Labor, environmental and human rights activists have spoken out against the recently passed omnibus law on job creation, saying it rolls back social protection and may violate international human rights agreements.Amnesty International Indonesia deputy director Ary Hermawan said the omnibus law was very regressive and breached non-retrogression principle of the International Covenant on Economic, Social and Cultural Rights (ICESCR).“The government must not allow the protection of existing economic, social and cultural rights to deteriorate, but the prevailing laws are even more progressive than the Job Creation Law,” Ary said in a public discussion on Tuesday. “The House holding the last meeting on the weekend and passing the bill into law earlier [on Monday] than scheduled [on Thursday] is a betrayal of public trust,” he said.Roy Jinto of the West Java All-Indonesian Workers Confederation Union (KSPIS) and secretary-general of the Alliance of Indigenous Peoples of the Archipelago (AMAN) Rukka Sombolinggi echoed Ary’s comments, claiming that, from the beginning, labor organizations and the indigenous peoples had not been included in the deliberation process.“We learned about the draft only after it was submitted to the House in February. They later invited [labor unions] for discussions, but that was no more than a formality; we could not change the substance,” Roy said. Rukka, meanwhile, said the government had never consulted indigenous people on the matter.Rukka also pointed out controversial articles of the law related to environmental issues. According to the omnibus law’s amendments to Article 26 of Law 32/2009, for example, environmental experts will no longer be involved in environmental impact analyses.Rukka said such provisions would exacerbate the threats indigenous communities face in trying to safeguard their land.“Even without the omnibus law, many violations have occurred. Now, with the increased threat of land-grabbing, other threats will follow, such as the criminalization of indigenous people and indigenous people losing their livelihoods in the forests, which is ironic, considering that it is called the Job Creation Law,” she said.Ary called on the government and the House of Representatives to revise the problematic articles in the omnibus law, while Trade Union Rights Center (TURC) executive director Andriko Otang said labor unions were ready to petition the Constitutional Court to revoke the law.“Labor unions have made a commitment that, if the job creation bill is passed, we will request a judicial review together,” he said. “The fight is not over.”Topics : Ary said the provisions on working hours in the omnibus law meant that companies could force employees in certain sectors to work beyond the “reasonable maximum working hours”, while overtime might not be paid as there was no longer any obligation to do so.All-Indonesia United Workers Confederation (KPBI) deputy head Jumisih said the law “dehumanized” workers by extending the maximum overtime to 18 hours from 14 hours a week in Article 78 and scrapping the mandatory two-day weekend in Article 79.“The omnibus law also relaxes outsourcing requirements, while removing protection for outsourced employees,” Jumisih said. Ary also said public participation in the deliberation of the bill had been inadequate, which violated Article 25 of the International Covenant on Civil and Political Right guaranteeing every citizen the right to take part in public affairs, either directly or through representatives.
FacebookTwitterWhatsAppEmail分享 Loading… Nigeria born American NFL ace Osi Umenyiora believes it is time to get more practical in solving social problems.The Two-time Super Bowl winner says the NFL need to move on from ‘symbolic gestures’ and address social issues with ‘real resources and real funds’.The death of George Floyd in Minneapolis in May and the shooting of Jacob Blake in Wisconsin last month have been two high-profile cases of police brutality in America.But it has long been an issue in America – well before Colin Kaepernick took the knee before a San Francisco 49ers pre-season game in 2016.The ostracised former quarterback has been without a team since the end of that season, and while many players will follow his lead this season, Umenyiora wants players to find other ways to enact social change.‘I think that it is time for more substantive action to be taken as opposed to just taking the knee. Everybody is doing that, it’s becoming mainstream,’ Umenyiora said.Nigeria born American NFL ace Osi Umenyiora‘It’s the popular thing to do. To say black lives matter, to take a knee, post a black square. But what are you doing outside of that?’‘For me I feel like it’s time for players to be getting involved and actually doing things other than protesting. At this point everybody knows what you are talking about, so what are you protesting right now?‘We need to find a way to get the heart of a lot of these issues: the poverty, the lack of education, a lot of these different things that can really make a difference in people’s lives and the way they interact with each other‘I think it’s time for us to get doing that by committing real resources and real funds to that as opposed to just making symbolic gestures.’ After six months of unexpected and profound change, the two-time Super Bowl winner is not predicting a revolution in the NFL on the field.Read AlsoEx-NFL wide-receiver Reche Caldwell, 41, shot dead in ‘targeted robbery’‘It’s going to be the same old teams. You’re going to see a lot of the veteran teams in there, the teams that have a well-established head coach, the well-established franchises,’ he says.Teams have been forced to adapt to Covid protocols. They have not had a pre-season to scout talent and many will play without fans. Promoted Content8 Addictive And Fun Coffee Facts5 Of The World’s Most Unique Theme Parks6 Incredibly Strange Facts About Hurricanes10 Hyper-Realistic 3D Street Art By OdeithWhat Is A Black Hole And Is It Dangerous For Us All?The Very Last Bitcoin Will Be Mined Around 2140. Read MoreA Runner Uses Strava App To Create Amazing Pieces Of Running Art7 Thailand’s Most Exquisite Architectural Wonders10 Stargazing Locations To ‘Connect With Nature’Which Country Is The Most Romantic In The World?7 Truly Incredible Facts About Black Holes7 Ways To Understand Your Girlfriend Better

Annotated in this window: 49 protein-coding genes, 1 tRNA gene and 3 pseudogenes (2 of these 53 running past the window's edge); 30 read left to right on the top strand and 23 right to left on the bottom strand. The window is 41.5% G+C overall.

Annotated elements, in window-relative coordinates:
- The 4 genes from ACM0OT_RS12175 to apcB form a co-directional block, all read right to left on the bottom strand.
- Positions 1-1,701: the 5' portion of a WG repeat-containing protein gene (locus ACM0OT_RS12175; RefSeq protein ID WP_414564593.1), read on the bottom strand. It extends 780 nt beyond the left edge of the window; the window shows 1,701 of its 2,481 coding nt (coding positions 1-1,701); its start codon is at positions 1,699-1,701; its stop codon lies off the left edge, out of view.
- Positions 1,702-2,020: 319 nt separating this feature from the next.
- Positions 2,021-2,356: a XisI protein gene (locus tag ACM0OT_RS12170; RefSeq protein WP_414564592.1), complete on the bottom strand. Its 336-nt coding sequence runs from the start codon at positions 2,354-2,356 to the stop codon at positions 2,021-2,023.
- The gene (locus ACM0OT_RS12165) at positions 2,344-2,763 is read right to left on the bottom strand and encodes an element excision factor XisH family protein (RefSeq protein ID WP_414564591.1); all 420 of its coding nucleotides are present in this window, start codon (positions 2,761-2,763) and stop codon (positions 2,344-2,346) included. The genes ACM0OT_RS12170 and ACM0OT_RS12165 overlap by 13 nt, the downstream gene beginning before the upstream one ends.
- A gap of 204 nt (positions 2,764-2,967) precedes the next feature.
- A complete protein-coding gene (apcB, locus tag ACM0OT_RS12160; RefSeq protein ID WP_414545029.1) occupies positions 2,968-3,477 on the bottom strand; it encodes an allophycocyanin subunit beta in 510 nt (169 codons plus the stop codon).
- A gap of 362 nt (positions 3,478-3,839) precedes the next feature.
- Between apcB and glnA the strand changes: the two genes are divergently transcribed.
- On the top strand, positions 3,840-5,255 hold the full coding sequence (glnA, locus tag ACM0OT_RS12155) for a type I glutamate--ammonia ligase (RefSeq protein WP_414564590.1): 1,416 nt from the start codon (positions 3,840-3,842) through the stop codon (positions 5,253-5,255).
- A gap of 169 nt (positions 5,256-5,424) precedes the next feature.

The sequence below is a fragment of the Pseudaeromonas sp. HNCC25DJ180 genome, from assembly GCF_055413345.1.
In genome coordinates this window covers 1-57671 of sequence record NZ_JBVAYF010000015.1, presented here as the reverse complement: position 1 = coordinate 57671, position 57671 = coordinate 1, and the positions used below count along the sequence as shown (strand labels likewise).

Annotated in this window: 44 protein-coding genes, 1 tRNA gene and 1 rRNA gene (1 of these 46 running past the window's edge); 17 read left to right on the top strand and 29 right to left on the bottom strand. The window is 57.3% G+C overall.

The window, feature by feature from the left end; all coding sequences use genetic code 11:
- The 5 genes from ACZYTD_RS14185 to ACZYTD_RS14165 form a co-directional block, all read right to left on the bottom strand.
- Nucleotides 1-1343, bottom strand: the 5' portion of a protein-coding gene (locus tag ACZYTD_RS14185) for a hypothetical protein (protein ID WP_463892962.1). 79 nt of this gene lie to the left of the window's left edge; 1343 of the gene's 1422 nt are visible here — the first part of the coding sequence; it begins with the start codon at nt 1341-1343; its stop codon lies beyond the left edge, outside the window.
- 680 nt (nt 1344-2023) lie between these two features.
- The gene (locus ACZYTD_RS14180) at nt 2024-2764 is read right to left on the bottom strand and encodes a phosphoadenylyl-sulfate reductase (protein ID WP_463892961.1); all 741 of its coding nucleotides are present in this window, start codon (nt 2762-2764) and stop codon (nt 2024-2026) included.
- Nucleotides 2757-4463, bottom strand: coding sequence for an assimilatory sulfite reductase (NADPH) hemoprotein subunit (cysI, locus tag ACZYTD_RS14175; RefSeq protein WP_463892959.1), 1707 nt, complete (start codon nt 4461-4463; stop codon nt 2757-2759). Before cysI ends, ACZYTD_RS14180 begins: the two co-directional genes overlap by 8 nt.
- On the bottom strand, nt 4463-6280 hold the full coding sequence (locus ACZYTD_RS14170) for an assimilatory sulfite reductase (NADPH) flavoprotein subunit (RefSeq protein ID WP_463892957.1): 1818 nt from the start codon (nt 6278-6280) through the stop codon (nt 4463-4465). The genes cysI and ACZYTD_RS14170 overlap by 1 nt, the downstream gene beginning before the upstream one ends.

Facebook2Tweet0Pin0 Submitted by Mason County PUD 3The 52nd anniversary of the 1962 Columbus Day storm is Sunday October 12. This historic windstorm, the strongest non-tropical windstorm to hit the lower 48 in American history, marks the start of western Washington State’s windstorm season.All of Mason County went dark for nearly two hours after the storm damaged high power transmission lines feeding Mason PUD 1 and PUD 3 substations. It took six days to restore electricity to all customers. The National Weather Service measured wind gusts up to 80 miles per hour at Sanderson Field near Shelton.The Columbus Day storm was born from the remnants of a former western pacific tropical storm named Freda. What was left of Freda off Japan rode a strong westerly jet stream across the northern Pacific and intensified dramatically off northern California as it turned north along the Pacific Northwest coast.Wind speeds exceeded 150 mph along the Oregon and Washington coasts and topped 100 mph in the western interior valleys from Eugene to Bellingham. Since the storm damaged many wind instruments, the actual highest wind speeds could have been higher.The storm killed 46 people from northern California to Washington State and injured hundreds of others. It blew down or destroyed thousands of buildings and knocked out power to millions of people from San Francisco to southern British Columbia. The windstorm also blew down 15 billion board feet of timber from the coast to as far east as western Montana, enough lumber to build a million homes.The 1962 Columbus Day storm is considered the granddaddy of all windstorms. All other Pacific Northwest windstorms are measured against it. Could another storm like this one occur again? Yes and it would be far more devastating than back then since three times more people live in the region along with all the infrastructure to support them.Windstorm season is here. Windstorms occur almost every year. Some of our regions stronger events occur about every ten years such as the Hanukkah eve windstorm of December 2006 that knocked out power to about 1.5 million people in western Washington.Even the first not so strong blow can produce significant impacts since it usually occurs when leaves are still on many trees and the event acts like a tree trimmer, resulting in some power outages.Are you ready for this season’s first wind event? Now is the time to get better prepared, before the wind blows. Here are a few key resources to help you get ready at home, work or school, or in your vehicle. When you are prepared, you are not scared.Learn more about how to report and last through storms and power outages from Mason PUD 3. Check out theWashington State Emergency Management Division for more disaster preparation information.http://www.masonpud3.org/outages/outages.aspxhttp://www.emd.wa.gov/preparedness/prep_personal_preparedness.shtml